Every year on Dec. 24, NORAD (North American Aerospace Defense Command) opens up their special site so people can track Santa in real time. It’s not just a “Oh, there he is on the map” sort of thing. Once you see where Santa is on the map, you can see the sparkle trails of where he’s been already, and click on the video icons to see videos and explore more. There are Wikipedia articles and beautiful photos at almost every location. According to Google, almost 8 million people used the site last year.

As of this writing, Santa is in Aparri, Philippines but in 3 minutes he will be in Zamboanga, Philippines.

Too bad this wasn’t available when my boys were young.

For more information, here is how the whole thing started. (Sometimes, mistakes lead to amazing ideas!)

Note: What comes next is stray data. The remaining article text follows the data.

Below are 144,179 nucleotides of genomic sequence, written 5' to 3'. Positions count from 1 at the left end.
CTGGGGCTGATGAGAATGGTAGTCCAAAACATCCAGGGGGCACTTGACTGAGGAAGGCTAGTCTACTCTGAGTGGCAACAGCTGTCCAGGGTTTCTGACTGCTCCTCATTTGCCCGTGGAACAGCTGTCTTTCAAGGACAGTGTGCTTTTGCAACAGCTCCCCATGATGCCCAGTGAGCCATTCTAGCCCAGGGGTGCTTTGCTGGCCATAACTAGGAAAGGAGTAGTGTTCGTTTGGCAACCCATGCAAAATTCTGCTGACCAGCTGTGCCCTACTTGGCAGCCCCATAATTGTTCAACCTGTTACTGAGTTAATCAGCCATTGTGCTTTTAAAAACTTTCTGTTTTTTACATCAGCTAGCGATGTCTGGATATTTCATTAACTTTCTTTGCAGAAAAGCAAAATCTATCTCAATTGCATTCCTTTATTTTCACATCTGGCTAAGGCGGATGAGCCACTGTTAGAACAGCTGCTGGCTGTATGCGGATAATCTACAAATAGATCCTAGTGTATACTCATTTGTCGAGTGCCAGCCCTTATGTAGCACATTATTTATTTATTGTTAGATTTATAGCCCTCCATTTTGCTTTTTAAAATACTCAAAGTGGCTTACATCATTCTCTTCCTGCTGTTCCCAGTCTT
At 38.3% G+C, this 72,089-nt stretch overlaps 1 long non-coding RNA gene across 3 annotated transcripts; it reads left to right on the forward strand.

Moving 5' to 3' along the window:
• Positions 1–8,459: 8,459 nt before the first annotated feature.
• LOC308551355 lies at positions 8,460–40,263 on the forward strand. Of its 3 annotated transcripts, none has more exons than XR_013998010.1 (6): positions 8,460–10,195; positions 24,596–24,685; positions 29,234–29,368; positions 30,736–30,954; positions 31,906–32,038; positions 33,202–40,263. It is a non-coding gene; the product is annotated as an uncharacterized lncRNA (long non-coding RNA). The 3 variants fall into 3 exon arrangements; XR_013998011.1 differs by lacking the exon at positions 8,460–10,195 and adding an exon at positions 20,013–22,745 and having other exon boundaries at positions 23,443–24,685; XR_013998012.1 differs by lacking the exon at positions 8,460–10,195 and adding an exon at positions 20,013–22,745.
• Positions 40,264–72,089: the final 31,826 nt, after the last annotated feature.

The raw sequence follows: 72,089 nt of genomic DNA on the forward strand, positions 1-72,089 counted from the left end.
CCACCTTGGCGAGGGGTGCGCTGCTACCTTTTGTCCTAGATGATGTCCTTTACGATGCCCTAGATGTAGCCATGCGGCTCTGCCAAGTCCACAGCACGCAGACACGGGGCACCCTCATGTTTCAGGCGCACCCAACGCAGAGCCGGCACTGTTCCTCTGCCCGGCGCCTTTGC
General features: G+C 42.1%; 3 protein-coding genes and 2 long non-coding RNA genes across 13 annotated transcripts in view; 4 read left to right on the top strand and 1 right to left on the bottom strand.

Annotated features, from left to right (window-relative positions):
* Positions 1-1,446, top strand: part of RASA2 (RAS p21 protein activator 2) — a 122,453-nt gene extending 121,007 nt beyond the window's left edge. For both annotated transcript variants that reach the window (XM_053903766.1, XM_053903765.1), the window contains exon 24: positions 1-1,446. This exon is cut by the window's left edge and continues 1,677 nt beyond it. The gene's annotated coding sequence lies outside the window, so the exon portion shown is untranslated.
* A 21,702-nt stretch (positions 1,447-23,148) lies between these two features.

Just so you know, they take the site down every year right after Christmas Day, so bookmarking it for later won’t do a thing. (I tried it.)

I hope you’ll share this with your children. No work for you… just give them the link and let them explore. Believe me, they will figure it out. http://www.noradsanta.org

Mrs. Kolbert

Oct
19
Filed Under (Collaboration, Internet) by Lee Kolbert on 19-10-2009

Screen shot 2009-10-19 at 9.25.01 PMOur class is beginning a new venture this week. My students will meet and interact with two college students, Jonie and Michael, from the University of Regina in Saskatchewan, Canada. Although we’d love to pack our snowsuits, hats and gloves and travel , all of this will happen online, of course.

Facilitating this exciting project is Dean Shareski, a Digital Learning Consultant, and good friend of mine. He works for the Prairie South Schools in Moose Jaw, SK. As part of this college class he teaches, he has gathered together about 50 educators from around the world to work with and mentor his approximately 30 students. His goal is to give them a chance to experience a classroom where the teacher engages the students with technology. Additionally, these college students have the benefit of virtually traveling around the world to interact with children in truly diverse settings.